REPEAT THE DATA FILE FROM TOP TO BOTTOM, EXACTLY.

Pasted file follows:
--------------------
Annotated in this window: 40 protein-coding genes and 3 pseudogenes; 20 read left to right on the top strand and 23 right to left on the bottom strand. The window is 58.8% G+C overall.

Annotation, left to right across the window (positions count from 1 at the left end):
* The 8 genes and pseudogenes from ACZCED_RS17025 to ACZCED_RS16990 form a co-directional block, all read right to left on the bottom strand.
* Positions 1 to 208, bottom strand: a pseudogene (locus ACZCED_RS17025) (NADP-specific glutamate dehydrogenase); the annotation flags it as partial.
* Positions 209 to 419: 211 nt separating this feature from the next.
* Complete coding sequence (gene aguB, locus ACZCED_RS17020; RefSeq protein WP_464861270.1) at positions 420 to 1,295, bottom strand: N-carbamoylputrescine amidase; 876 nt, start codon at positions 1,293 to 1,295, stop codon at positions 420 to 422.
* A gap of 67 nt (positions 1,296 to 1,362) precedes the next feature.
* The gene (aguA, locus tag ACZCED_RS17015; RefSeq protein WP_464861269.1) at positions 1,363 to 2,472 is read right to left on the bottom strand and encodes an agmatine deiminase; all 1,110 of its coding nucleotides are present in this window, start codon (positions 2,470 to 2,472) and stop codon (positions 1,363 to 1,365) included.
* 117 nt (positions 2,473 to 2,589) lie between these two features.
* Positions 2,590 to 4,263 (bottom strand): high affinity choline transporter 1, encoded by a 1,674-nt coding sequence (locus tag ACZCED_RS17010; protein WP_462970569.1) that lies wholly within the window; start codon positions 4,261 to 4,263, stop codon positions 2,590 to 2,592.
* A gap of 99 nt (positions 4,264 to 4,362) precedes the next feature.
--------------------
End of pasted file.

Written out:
Annotated in this window: 40 protein-coding genes and 3 pseudogenes; 20 read left to right on the top strand and 23 right to left on the bottom strand. The window is 58.8% G+C overall.

Annotation, left to right across the window (positions count from 1 at the left end):
* The 8 genes and pseudogenes from ACZCED_RS17025 to ACZCED_RS16990 form a co-directional block, all read right to left on the bottom strand.
* Positions 1 to 208, bottom strand: a pseudogene (locus ACZCED_RS17025) (NADP-specific glutamate dehydrogenase); the annotation flags it as partial.
* Positions 209 to 419: 211 nt separating this feature from the next.
* Complete coding sequence (gene aguB, locus ACZCED_RS17020; RefSeq protein WP_464861270.1) at positions 420 to 1,295, bottom strand: N-carbamoylputrescine amidase; 876 nt, start codon at positions 1,293 to 1,295, stop codon at positions 420 to 422.
* A gap of 67 nt (positions 1,296 to 1,362) precedes the next feature.
* The gene (aguA, locus tag ACZCED_RS17015; RefSeq protein WP_464861269.1) at positions 1,363 to 2,472 is read right to left on the bottom strand and encodes an agmatine deiminase; all 1,110 of its coding nucleotides are present in this window, start codon (positions 2,470 to 2,472) and stop codon (positions 1,363 to 1,365) included.
* 117 nt (positions 2,473 to 2,589) lie between these two features.
* Positions 2,590 to 4,263 (bottom strand): high affinity choline transporter 1, encoded by a 1,674-nt coding sequence (locus tag ACZCED_RS17010; protein WP_462970569.1) that lies wholly within the window; start codon positions 4,261 to 4,263, stop codon positions 2,590 to 2,592.
* A gap of 99 nt (positions 4,264 to 4,362) precedes the next feature.